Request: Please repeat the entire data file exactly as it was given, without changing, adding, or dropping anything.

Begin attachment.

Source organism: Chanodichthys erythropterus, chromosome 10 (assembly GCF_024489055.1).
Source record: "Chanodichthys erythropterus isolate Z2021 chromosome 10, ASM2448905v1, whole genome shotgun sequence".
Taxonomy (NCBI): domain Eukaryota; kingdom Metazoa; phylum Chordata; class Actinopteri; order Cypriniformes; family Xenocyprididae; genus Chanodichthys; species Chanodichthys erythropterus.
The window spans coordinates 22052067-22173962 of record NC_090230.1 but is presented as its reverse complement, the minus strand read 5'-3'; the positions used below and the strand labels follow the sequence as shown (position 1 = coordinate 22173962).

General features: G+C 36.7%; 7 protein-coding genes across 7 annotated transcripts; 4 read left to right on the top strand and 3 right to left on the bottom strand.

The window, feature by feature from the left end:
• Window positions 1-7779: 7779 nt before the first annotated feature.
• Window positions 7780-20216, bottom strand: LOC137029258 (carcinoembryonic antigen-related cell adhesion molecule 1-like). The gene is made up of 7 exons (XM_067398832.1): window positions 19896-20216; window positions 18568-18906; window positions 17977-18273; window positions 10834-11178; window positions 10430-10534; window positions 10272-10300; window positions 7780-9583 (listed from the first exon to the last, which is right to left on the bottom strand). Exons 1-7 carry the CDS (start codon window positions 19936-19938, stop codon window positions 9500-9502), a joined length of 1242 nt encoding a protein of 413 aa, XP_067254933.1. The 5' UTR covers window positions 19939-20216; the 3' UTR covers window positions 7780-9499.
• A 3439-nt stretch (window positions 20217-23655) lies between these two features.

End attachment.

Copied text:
Source organism: Chanodichthys erythropterus, chromosome 10 (assembly GCF_024489055.1).
Source record: "Chanodichthys erythropterus isolate Z2021 chromosome 10, ASM2448905v1, whole genome shotgun sequence".
Taxonomy (NCBI): domain Eukaryota; kingdom Metazoa; phylum Chordata; class Actinopteri; order Cypriniformes; family Xenocyprididae; genus Chanodichthys; species Chanodichthys erythropterus.
The window spans coordinates 22052067-22173962 of record NC_090230.1 but is presented as its reverse complement, the minus strand read 5'-3'; the positions used below and the strand labels follow the sequence as shown (position 1 = coordinate 22173962).

General features: G+C 36.7%; 7 protein-coding genes across 7 annotated transcripts; 4 read left to right on the top strand and 3 right to left on the bottom strand.

The window, feature by feature from the left end:
• Window positions 1-7779: 7779 nt before the first annotated feature.
• Window positions 7780-20216, bottom strand: LOC137029258 (carcinoembryonic antigen-related cell adhesion molecule 1-like). The gene is made up of 7 exons (XM_067398832.1): window positions 19896-20216; window positions 18568-18906; window positions 17977-18273; window positions 10834-11178; window positions 10430-10534; window positions 10272-10300; window positions 7780-9583 (listed from the first exon to the last, which is right to left on the bottom strand). Exons 1-7 carry the CDS (start codon window positions 19936-19938, stop codon window positions 9500-9502), a joined length of 1242 nt encoding a protein of 413 aa, XP_067254933.1. The 5' UTR covers window positions 19939-20216; the 3' UTR covers window positions 7780-9499.
• A 3439-nt stretch (window positions 20217-23655) lies between these two features.